Lucie Glenday responded to personal tragedy by building a high-tech-health business to improve the lives of millions.
Entrepreneurs get their motivation from many sources. For some, money or ego may play a role, but a select few are driven by life-changing events. Their businesses spring from powerful, often highly emotional experiences that alter the lens through which they see the world, compelling them to pour their talents into new, unforeseen directions. Lucie Glenday is one of those entrepreneurs. Full of intelligence and drive, she was always going to succeed as a businesswoman. However, personal tragedy conspired to completely reconfigure her motivation. Fate handed her a mission that she had to embrace.
In December 2006, Lucie’s sister died from a rare form of motor neurone disease. Having been diagnosed just nine months earlier, the 23-year-old’s rapid decline was a whirlwind that left family and friends bereft and bewildered. Lucie was living in Japan at the time, having just sold her English-language teaching business. She says: “I spent days flying back and forth, doing everything I could to care for my parents and my sister. Every time I returned, I saw a deterioration. It was devastating. Her illness was such a rare form of MND that we were desperate to find out if there was another explanation, but it felt like no one could provide enough information or support. I’m not an angry person, but I was left feeling bitter. The system felt broken. Those feelings of despair and futility were a huge driver in launching my business.”
A new mission
Ten years later – in 2016 – Lucie founded a health-technology company, MySense. But in the meantime, she got busy with her new mission of mending the UK’s health and social care system in any way she could. First, she worked on a programme to improve stem-cell research, managing collaborations between large universities. Next, she worked with the Big Lottery Fund, focusing on numerous relevant bids. Then, in 2011, she became head of business transformation for Government Digital Services, overseeing HMG’s move from analogue to digital – a change that would have enormous and long-lasting implications for health and social care.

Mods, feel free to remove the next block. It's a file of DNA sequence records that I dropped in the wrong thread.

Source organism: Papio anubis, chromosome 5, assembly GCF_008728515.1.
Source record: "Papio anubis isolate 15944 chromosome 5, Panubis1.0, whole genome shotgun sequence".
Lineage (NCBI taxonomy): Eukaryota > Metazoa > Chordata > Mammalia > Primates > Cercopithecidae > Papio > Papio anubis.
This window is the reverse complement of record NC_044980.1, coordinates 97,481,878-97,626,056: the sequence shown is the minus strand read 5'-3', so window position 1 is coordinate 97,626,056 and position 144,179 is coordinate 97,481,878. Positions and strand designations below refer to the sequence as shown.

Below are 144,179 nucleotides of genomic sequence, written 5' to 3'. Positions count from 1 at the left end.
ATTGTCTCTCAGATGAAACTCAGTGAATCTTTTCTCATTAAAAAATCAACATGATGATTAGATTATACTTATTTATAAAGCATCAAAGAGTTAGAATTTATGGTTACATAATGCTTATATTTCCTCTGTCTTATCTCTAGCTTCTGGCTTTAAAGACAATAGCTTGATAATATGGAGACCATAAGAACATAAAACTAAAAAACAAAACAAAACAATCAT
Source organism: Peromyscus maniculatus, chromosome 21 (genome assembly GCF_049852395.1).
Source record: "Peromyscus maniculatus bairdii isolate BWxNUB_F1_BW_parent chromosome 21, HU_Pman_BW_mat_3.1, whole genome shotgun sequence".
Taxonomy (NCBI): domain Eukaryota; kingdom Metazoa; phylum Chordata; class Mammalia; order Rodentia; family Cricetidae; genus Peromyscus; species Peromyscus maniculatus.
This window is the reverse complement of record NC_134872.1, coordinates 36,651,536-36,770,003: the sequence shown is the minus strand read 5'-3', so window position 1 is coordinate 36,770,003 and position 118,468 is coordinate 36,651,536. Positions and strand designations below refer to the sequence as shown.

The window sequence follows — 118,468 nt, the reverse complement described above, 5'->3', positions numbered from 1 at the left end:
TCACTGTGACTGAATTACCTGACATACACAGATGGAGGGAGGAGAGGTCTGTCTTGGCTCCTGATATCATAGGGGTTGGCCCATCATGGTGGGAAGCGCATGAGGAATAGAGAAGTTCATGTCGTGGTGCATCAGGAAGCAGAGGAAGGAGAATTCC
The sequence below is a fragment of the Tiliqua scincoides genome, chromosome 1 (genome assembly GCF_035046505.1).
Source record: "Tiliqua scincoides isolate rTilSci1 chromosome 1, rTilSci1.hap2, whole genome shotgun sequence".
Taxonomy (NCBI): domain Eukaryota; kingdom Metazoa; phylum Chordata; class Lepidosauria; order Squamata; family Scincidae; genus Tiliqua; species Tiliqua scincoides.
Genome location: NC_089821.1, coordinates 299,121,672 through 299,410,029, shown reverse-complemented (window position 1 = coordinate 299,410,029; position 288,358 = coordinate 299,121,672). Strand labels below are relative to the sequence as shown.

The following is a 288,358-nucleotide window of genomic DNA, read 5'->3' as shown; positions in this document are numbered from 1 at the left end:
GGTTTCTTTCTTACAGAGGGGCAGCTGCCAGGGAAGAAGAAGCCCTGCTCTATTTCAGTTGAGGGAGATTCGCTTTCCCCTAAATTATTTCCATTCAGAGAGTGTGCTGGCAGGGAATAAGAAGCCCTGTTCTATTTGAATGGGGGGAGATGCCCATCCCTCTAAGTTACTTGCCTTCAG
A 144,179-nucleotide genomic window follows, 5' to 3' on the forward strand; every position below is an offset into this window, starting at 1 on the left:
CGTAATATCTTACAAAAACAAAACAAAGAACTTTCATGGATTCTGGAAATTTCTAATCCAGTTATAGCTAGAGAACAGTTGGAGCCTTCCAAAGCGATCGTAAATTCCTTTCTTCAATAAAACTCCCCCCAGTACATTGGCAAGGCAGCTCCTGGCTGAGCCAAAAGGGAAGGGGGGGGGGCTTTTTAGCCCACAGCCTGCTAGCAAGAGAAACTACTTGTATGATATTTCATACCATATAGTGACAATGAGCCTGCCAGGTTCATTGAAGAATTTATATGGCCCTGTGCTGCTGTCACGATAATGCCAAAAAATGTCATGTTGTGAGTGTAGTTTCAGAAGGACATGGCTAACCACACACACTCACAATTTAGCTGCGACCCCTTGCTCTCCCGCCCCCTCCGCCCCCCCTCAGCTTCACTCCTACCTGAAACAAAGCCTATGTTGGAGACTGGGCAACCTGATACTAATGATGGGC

Lucie says: “Looking back, everything since 2006 has been therapy to some degree – me trying to figure out how to deal with my sister’s death, how it was meant to change my life, and how we could get something good out of it. I felt like there had to be a good ending. I don’t believe in fairy tales, but if something like that happens, you have to try to build something positive from it.”
Next, Lucie joined local government – an unusual step for someone at the heart of Whitehall. Colleagues were surprised, but it made sense to her mission. “Working for Surrey County Council put me in control of a transformational agenda for all of our residents, but my focus was to improve the lives of the most vulnerable people we had a duty of care for,” she says. “I spent two-and-a-half years there and did some amazing stuff, but at the end of the day it still didn’t feel like I was really fixing things.”
However, in her last month at the Council, Lucie designed a pilot scheme that provided the exact opening she was looking for. In that pilot project, her team built a model that used basic sensors to monitor patterns of behaviour in vulnerable people. Lucie, a self-confessed data geek, quickly recognised its potential. With the right monitoring technology and strategy, she could build a business with the capacity to improve the lives of sick people and their carers.
MySense is the result. Launched in 2016, it is an ultra-high-tech version of the Surrey County Council’s pilot scheme. It employs 40 people, has raised £3m so far, and will have grown to 65 staff by April 2020. The business is expanding fast, and Lucie and her team are about to embark on their next funding round.